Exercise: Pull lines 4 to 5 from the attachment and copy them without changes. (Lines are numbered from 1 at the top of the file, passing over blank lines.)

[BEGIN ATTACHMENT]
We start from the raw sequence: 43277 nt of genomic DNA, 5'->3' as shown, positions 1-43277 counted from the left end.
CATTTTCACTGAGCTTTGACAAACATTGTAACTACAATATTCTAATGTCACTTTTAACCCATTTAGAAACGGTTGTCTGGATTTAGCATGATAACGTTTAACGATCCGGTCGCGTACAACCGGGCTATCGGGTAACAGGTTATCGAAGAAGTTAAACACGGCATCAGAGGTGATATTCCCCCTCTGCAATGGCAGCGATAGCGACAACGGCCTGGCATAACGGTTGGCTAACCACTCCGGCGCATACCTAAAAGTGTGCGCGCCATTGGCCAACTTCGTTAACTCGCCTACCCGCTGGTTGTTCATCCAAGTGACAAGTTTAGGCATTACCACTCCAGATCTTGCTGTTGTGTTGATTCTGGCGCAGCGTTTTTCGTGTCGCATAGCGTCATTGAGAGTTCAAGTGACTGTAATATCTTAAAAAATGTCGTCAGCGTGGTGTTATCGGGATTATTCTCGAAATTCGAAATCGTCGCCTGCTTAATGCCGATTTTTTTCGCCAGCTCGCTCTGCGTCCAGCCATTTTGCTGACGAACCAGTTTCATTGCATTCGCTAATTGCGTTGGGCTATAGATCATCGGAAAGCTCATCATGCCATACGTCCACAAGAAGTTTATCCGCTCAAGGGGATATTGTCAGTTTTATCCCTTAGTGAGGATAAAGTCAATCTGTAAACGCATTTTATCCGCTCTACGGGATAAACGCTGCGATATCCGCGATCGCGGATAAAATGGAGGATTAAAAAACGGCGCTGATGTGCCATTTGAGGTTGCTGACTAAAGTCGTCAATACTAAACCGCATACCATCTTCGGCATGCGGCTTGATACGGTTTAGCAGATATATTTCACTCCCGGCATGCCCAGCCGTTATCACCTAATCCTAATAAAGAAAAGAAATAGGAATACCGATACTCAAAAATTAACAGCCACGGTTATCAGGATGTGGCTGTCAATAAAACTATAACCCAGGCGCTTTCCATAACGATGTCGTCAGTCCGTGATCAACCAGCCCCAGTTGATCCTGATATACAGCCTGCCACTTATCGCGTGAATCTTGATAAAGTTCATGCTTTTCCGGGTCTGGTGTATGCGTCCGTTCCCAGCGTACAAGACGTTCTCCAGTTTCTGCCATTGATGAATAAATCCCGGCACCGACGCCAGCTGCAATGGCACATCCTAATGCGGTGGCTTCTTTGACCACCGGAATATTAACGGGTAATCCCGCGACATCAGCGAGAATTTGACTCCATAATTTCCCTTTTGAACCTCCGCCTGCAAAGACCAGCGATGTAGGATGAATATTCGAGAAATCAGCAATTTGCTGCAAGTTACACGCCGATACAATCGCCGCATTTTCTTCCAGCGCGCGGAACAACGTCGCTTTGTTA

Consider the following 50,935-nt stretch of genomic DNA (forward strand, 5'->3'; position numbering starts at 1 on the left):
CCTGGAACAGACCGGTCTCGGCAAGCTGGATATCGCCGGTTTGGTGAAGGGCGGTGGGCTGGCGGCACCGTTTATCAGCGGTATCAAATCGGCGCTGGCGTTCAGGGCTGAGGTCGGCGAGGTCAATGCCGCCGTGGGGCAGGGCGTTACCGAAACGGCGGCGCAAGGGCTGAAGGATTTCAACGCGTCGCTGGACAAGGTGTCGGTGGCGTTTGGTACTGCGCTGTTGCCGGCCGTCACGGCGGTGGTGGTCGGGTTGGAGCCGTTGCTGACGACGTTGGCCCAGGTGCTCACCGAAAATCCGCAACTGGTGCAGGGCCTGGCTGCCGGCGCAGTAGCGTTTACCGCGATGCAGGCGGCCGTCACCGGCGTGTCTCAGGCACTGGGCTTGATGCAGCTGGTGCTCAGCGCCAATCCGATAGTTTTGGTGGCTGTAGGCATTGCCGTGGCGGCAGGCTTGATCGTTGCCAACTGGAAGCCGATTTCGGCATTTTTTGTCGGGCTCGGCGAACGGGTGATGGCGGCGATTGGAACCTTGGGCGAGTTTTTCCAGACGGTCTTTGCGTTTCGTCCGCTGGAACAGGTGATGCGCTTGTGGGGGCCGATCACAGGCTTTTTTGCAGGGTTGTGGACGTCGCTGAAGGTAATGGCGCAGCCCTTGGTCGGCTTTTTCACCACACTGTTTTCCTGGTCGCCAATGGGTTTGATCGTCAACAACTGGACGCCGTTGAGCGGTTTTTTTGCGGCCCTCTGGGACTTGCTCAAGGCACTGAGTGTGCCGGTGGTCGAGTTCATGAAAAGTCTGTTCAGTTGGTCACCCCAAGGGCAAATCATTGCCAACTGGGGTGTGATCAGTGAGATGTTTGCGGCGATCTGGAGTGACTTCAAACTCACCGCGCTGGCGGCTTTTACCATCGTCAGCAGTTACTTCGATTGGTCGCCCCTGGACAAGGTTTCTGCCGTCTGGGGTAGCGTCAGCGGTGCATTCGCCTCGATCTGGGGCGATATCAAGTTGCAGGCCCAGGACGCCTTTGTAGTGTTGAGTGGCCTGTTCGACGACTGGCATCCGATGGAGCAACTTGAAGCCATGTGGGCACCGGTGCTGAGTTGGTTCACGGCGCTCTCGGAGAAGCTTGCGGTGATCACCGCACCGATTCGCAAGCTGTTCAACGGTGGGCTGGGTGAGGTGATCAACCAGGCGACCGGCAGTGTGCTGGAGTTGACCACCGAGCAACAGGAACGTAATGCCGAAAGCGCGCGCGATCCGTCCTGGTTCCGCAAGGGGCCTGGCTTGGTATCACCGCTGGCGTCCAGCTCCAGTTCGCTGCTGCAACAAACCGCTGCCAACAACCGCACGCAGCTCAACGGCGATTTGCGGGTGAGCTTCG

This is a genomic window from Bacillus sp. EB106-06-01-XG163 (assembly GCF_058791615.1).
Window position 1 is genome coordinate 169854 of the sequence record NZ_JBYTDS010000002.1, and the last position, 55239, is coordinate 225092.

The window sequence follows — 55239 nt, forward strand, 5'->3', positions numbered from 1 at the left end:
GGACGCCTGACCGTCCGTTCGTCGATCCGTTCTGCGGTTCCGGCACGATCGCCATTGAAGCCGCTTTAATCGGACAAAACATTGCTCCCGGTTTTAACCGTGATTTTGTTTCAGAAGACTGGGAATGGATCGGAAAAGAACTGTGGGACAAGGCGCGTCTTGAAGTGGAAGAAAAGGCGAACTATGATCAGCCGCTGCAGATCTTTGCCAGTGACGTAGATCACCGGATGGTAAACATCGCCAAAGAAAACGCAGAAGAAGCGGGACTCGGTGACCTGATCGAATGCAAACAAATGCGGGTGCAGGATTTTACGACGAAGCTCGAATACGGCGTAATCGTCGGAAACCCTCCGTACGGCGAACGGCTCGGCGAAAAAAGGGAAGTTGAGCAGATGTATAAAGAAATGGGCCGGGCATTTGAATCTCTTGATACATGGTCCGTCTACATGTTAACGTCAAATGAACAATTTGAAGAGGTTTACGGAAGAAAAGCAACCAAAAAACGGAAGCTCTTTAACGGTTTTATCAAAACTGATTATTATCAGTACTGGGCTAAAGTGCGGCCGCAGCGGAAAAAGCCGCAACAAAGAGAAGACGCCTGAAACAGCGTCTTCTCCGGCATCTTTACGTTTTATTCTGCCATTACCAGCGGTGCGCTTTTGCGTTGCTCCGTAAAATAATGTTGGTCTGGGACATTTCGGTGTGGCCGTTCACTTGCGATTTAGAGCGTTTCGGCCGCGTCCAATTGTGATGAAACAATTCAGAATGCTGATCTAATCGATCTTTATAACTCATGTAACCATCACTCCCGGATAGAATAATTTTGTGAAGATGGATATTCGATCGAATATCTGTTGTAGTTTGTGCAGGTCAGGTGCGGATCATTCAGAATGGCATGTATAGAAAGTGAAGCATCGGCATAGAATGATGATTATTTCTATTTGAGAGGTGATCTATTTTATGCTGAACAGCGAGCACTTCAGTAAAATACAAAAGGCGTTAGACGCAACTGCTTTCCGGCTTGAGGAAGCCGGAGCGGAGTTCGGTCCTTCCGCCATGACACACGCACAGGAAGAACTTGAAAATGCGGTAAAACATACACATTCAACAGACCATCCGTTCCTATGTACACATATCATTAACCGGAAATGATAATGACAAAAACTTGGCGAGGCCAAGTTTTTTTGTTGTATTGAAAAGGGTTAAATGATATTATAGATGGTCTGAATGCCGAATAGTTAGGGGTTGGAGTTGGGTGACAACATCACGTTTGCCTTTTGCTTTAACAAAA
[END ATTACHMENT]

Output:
CCTGGAACAGACCGGTCTCGGCAAGCTGGATATCGCCGGTTTGGTGAAGGGCGGTGGGCTGGCGGCACCGTTTATCAGCGGTATCAAATCGGCGCTGGCGTTCAGGGCTGAGGTCGGCGAGGTCAATGCCGCCGTGGGGCAGGGCGTTACCGAAACGGCGGCGCAAGGGCTGAAGGATTTCAACGCGTCGCTGGACAAGGTGTCGGTGGCGTTTGGTACTGCGCTGTTGCCGGCCGTCACGGCGGTGGTGGTCGGGTTGGAGCCGTTGCTGACGACGTTGGCCCAGGTGCTCACCGAAAATCCGCAACTGGTGCAGGGCCTGGCTGCCGGCGCAGTAGCGTTTACCGCGATGCAGGCGGCCGTCACCGGCGTGTCTCAGGCACTGGGCTTGATGCAGCTGGTGCTCAGCGCCAATCCGATAGTTTTGGTGGCTGTAGGCATTGCCGTGGCGGCAGGCTTGATCGTTGCCAACTGGAAGCCGATTTCGGCATTTTTTGTCGGGCTCGGCGAACGGGTGATGGCGGCGATTGGAACCTTGGGCGAGTTTTTCCAGACGGTCTTTGCGTTTCGTCCGCTGGAACAGGTGATGCGCTTGTGGGGGCCGATCACAGGCTTTTTTGCAGGGTTGTGGACGTCGCTGAAGGTAATGGCGCAGCCCTTGGTCGGCTTTTTCACCACACTGTTTTCCTGGTCGCCAATGGGTTTGATCGTCAACAACTGGACGCCGTTGAGCGGTTTTTTTGCGGCCCTCTGGGACTTGCTCAAGGCACTGAGTGTGCCGGTGGTCGAGTTCATGAAAAGTCTGTTCAGTTGGTCACCCCAAGGGCAAATCATTGCCAACTGGGGTGTGATCAGTGAGATGTTTGCGGCGATCTGGAGTGACTTCAAACTCACCGCGCTGGCGGCTTTTACCATCGTCAGCAGTTACTTCGATTGGTCGCCCCTGGACAAGGTTTCTGCCGTCTGGGGTAGCGTCAGCGGTGCATTCGCCTCGATCTGGGGCGATATCAAGTTGCAGGCCCAGGACGCCTTTGTAGTGTTGAGTGGCCTGTTCGACGACTGGCATCCGATGGAGCAACTTGAAGCCATGTGGGCACCGGTGCTGAGTTGGTTCACGGCGCTCTCGGAGAAGCTTGCGGTGATCACCGCACCGATTCGCAAGCTGTTCAACGGTGGGCTGGGTGAGGTGATCAACCAGGCGACCGGCAGTGTGCTGGAGTTGACCACCGAGCAACAGGAACGTAATGCCGAAAGCGCGCGCGATCCGTCCTGGTTCCGCAAGGGGCCTGGCTTGGTATCACCGCTGGCGTCCAGCTCCAGTTCGCTGCTGCAACAAACCGCTGCCAACAACCGCACGCAGCTCAACGGCGATTTGCGGGTGAGCTTCG

This is a genomic window from Bacillus sp. EB106-06-01-XG163 (assembly GCF_058791615.1).